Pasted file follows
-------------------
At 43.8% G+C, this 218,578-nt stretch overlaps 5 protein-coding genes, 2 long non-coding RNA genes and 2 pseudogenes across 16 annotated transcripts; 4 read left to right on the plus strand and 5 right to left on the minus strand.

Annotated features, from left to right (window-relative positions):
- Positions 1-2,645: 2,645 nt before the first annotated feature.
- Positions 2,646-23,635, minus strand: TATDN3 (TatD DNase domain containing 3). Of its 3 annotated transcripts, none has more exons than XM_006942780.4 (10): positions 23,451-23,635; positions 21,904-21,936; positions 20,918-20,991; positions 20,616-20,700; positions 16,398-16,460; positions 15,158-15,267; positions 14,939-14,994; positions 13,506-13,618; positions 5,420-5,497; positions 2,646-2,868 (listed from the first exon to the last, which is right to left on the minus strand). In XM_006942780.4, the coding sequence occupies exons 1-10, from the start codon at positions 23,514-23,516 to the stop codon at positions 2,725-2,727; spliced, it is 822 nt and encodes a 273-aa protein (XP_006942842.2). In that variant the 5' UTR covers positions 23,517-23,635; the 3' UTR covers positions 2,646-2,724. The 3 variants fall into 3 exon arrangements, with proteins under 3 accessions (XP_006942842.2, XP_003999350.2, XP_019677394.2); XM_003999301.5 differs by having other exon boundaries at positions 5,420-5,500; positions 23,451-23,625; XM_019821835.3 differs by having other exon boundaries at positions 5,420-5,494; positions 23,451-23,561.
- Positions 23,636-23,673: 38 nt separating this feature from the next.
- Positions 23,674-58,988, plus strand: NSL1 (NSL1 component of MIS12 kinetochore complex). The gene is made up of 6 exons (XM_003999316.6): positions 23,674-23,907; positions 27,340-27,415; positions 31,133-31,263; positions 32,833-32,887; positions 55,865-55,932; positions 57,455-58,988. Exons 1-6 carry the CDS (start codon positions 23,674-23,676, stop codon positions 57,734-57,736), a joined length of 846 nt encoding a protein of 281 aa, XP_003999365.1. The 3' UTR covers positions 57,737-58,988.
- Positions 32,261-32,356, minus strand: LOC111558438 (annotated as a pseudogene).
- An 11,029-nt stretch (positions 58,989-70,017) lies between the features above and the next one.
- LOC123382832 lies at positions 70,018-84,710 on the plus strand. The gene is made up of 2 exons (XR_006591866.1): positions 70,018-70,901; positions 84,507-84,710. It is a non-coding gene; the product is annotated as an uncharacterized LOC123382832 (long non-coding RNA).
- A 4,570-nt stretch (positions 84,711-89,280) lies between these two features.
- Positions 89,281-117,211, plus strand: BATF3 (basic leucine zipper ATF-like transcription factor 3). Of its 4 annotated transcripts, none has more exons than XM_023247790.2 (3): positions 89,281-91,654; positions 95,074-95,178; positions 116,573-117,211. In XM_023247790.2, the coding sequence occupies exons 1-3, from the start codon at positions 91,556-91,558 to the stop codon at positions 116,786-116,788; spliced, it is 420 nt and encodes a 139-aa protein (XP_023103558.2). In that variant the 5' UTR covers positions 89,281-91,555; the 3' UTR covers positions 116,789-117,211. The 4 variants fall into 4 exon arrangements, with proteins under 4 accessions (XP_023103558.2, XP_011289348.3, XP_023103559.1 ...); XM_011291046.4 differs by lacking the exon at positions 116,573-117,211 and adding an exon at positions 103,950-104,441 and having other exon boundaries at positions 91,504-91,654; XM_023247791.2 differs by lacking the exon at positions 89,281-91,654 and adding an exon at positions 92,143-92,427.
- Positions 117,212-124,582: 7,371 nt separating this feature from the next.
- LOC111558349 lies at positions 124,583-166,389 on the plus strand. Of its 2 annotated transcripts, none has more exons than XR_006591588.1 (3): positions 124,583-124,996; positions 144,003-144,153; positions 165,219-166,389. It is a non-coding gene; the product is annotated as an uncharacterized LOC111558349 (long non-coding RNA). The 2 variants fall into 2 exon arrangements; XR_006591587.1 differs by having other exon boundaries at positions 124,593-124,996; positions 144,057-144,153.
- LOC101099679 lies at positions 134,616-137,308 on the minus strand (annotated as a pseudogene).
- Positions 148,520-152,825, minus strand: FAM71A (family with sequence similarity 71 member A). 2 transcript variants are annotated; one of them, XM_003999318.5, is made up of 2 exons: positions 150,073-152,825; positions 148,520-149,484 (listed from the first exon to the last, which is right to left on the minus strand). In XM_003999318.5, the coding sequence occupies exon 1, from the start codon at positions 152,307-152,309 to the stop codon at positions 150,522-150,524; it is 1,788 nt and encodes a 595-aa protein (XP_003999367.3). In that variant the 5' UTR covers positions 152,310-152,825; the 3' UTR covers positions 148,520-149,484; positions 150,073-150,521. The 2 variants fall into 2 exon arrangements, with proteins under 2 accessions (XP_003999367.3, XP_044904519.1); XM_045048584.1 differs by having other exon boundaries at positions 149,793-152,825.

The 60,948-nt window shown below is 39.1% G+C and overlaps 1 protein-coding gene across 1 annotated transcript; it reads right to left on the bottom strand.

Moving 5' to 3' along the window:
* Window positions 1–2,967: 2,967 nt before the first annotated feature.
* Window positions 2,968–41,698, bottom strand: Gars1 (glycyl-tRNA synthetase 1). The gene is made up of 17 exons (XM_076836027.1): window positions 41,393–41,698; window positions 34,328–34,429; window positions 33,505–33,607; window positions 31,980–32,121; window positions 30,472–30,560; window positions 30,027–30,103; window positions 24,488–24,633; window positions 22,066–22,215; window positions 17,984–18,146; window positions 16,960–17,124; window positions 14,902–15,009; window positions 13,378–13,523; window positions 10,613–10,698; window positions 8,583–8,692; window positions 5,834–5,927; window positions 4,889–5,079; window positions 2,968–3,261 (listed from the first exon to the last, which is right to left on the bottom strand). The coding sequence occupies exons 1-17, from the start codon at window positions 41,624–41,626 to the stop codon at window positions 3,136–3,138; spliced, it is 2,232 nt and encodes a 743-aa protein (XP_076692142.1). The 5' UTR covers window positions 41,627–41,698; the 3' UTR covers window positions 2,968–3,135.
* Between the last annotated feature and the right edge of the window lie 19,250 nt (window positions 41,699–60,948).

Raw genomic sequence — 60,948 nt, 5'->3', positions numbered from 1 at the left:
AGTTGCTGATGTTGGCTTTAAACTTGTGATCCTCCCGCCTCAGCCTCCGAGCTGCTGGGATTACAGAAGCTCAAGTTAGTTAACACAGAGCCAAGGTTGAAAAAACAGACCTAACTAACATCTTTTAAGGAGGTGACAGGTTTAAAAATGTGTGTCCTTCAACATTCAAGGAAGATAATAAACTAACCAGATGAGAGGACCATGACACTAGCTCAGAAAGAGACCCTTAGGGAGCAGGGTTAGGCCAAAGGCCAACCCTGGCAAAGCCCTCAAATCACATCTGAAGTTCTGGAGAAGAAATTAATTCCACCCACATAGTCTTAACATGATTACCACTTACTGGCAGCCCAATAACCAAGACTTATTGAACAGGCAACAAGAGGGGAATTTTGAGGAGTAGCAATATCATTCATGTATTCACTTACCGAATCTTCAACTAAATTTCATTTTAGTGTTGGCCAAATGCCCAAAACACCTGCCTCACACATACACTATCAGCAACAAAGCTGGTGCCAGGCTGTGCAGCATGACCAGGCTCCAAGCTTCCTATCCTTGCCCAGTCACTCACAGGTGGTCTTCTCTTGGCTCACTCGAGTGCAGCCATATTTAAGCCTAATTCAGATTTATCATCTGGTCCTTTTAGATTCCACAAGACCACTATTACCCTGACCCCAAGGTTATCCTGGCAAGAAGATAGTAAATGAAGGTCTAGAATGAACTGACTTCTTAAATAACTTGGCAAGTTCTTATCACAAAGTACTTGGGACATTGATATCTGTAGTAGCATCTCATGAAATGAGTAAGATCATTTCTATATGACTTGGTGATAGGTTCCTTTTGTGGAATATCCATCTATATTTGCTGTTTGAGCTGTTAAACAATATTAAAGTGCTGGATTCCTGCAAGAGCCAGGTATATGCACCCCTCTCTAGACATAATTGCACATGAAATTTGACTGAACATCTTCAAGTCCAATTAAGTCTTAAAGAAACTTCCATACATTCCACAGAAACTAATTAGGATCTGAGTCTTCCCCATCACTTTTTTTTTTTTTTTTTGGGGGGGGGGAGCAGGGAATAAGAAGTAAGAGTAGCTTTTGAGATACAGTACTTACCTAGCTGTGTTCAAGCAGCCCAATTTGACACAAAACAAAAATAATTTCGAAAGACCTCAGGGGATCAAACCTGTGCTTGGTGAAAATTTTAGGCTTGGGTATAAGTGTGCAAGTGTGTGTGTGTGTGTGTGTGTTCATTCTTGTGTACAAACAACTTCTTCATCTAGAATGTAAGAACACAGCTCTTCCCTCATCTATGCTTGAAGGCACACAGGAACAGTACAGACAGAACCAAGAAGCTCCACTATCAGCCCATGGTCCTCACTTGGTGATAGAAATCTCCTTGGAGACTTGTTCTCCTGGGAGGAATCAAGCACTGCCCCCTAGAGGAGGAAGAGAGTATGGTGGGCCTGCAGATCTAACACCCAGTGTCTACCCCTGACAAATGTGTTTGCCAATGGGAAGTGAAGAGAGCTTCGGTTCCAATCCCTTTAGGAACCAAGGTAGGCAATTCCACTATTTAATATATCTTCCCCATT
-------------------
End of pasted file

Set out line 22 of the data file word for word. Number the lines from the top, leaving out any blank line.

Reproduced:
AGTTGCTGATGTTGGCTTTAAACTTGTGATCCTCCCGCCTCAGCCTCCGAGCTGCTGGGATTACAGAAGCTCAAGTTAGTTAACACAGAGCCAAGGTTGAAAAAACAGACCTAACTAACATCTTTTAAGGAGGTGACAGGTTTAAAAATGTGTGTCCTTCAACATTCAAGGAAGATAATAAACTAACCAGATGAGAGGACCATGACACTAGCTCAGAAAGAGACCCTTAGGGAGCAGGGTTAGGCCAAAGGCCAACCCTGGCAAAGCCCTCAAATCACATCTGAAGTTCTGGAGAAGAAATTAATTCCACCCACATAGTCTTAACATGATTACCACTTACTGGCAGCCCAATAACCAAGACTTATTGAACAGGCAACAAGAGGGGAATTTTGAGGAGTAGCAATATCATTCATGTATTCACTTACCGAATCTTCAACTAAATTTCATTTTAGTGTTGGCCAAATGCCCAAAACACCTGCCTCACACATACACTATCAGCAACAAAGCTGGTGCCAGGCTGTGCAGCATGACCAGGCTCCAAGCTTCCTATCCTTGCCCAGTCACTCACAGGTGGTCTTCTCTTGGCTCACTCGAGTGCAGCCATATTTAAGCCTAATTCAGATTTATCATCTGGTCCTTTTAGATTCCACAAGACCACTATTACCCTGACCCCAAGGTTATCCTGGCAAGAAGATAGTAAATGAAGGTCTAGAATGAACTGACTTCTTAAATAACTTGGCAAGTTCTTATCACAAAGTACTTGGGACATTGATATCTGTAGTAGCATCTCATGAAATGAGTAAGATCATTTCTATATGACTTGGTGATAGGTTCCTTTTGTGGAATATCCATCTATATTTGCTGTTTGAGCTGTTAAACAATATTAAAGTGCTGGATTCCTGCAAGAGCCAGGTATATGCACCCCTCTCTAGACATAATTGCACATGAAATTTGACTGAACATCTTCAAGTCCAATTAAGTCTTAAAGAAACTTCCATACATTCCACAGAAACTAATTAGGATCTGAGTCTTCCCCATCACTTTTTTTTTTTTTTTTTGGGGGGGGGGAGCAGGGAATAAGAAGTAAGAGTAGCTTTTGAGATACAGTACTTACCTAGCTGTGTTCAAGCAGCCCAATTTGACACAAAACAAAAATAATTTCGAAAGACCTCAGGGGATCAAACCTGTGCTTGGTGAAAATTTTAGGCTTGGGTATAAGTGTGCAAGTGTGTGTGTGTGTGTGTGTGTTCATTCTTGTGTACAAACAACTTCTTCATCTAGAATGTAAGAACACAGCTCTTCCCTCATCTATGCTTGAAGGCACACAGGAACAGTACAGACAGAACCAAGAAGCTCCACTATCAGCCCATGGTCCTCACTTGGTGATAGAAATCTCCTTGGAGACTTGTTCTCCTGGGAGGAATCAAGCACTGCCCCCTAGAGGAGGAAGAGAGTATGGTGGGCCTGCAGATCTAACACCCAGTGTCTACCCCTGACAAATGTGTTTGCCAATGGGAAGTGAAGAGAGCTTCGGTTCCAATCCCTTTAGGAACCAAGGTAGGCAATTCCACTATTTAATATATCTTCCCCATT